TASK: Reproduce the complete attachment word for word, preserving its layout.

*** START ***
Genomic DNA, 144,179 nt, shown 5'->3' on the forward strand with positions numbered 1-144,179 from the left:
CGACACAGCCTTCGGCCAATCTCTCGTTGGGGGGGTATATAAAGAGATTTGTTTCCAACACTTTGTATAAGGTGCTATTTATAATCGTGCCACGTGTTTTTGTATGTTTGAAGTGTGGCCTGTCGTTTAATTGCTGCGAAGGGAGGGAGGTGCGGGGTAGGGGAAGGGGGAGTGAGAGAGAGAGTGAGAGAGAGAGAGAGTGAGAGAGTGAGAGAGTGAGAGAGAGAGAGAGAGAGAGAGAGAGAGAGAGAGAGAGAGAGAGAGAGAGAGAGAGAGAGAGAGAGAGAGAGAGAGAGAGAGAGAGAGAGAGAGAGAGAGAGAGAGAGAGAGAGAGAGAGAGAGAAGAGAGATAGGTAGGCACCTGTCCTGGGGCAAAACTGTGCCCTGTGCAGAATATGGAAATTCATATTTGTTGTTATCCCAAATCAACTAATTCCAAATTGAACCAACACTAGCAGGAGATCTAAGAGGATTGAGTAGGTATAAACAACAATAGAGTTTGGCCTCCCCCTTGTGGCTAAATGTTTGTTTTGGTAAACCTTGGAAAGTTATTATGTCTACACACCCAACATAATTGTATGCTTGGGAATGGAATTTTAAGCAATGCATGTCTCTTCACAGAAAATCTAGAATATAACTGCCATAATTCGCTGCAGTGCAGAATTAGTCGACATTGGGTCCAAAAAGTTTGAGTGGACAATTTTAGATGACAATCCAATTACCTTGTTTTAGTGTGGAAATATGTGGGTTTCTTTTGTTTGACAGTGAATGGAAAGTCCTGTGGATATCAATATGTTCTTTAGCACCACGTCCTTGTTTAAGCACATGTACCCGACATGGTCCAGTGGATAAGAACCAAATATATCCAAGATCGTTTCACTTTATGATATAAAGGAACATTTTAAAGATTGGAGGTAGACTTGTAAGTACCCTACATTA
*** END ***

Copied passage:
Genomic DNA, 144,179 nt, shown 5'->3' on the forward strand with positions numbered 1-144,179 from the left:
CGACACAGCCTTCGGCCAATCTCTCGTTGGGGGGGTATATAAAGAGATTTGTTTCCAACACTTTGTATAAGGTGCTATTTATAATCGTGCCACGTGTTTTTGTATGTTTGAAGTGTGGCCTGTCGTTTAATTGCTGCGAAGGGAGGGAGGTGCGGGGTAGGGGAAGGGGGAGTGAGAGAGAGAGTGAGAGAGAGAGAGAGTGAGAGAGTGAGAGAGTGAGAGAGAGAGAGAGAGAGAGAGAGAGAGAGAGAGAGAGAGAGAGAGAGAGAGAGAGAGAGAGAGAGAGAGAGAGAGAGAGAGAGAGAGAGAGAGAGAGAGAGAGAGAGAGAGAGAGAGAGAGAGAAGAGAGATAGGTAGGCACCTGTCCTGGGGCAAAACTGTGCCCTGTGCAGAATATGGAAATTCATATTTGTTGTTATCCCAAATCAACTAATTCCAAATTGAACCAACACTAGCAGGAGATCTAAGAGGATTGAGTAGGTATAAACAACAATAGAGTTTGGCCTCCCCCTTGTGGCTAAATGTTTGTTTTGGTAAACCTTGGAAAGTTATTATGTCTACACACCCAACATAATTGTATGCTTGGGAATGGAATTTTAAGCAATGCATGTCTCTTCACAGAAAATCTAGAATATAACTGCCATAATTCGCTGCAGTGCAGAATTAGTCGACATTGGGTCCAAAAAGTTTGAGTGGACAATTTTAGATGACAATCCAATTACCTTGTTTTAGTGTGGAAATATGTGGGTTTCTTTTGTTTGACAGTGAATGGAAAGTCCTGTGGATATCAATATGTTCTTTAGCACCACGTCCTTGTTTAAGCACATGTACCCGACATGGTCCAGTGGATAAGAACCAAATATATCCAAGATCGTTTCACTTTATGATATAAAGGAACATTTTAAAGATTGGAGGTAGACTTGTAAGTACCCTACATTA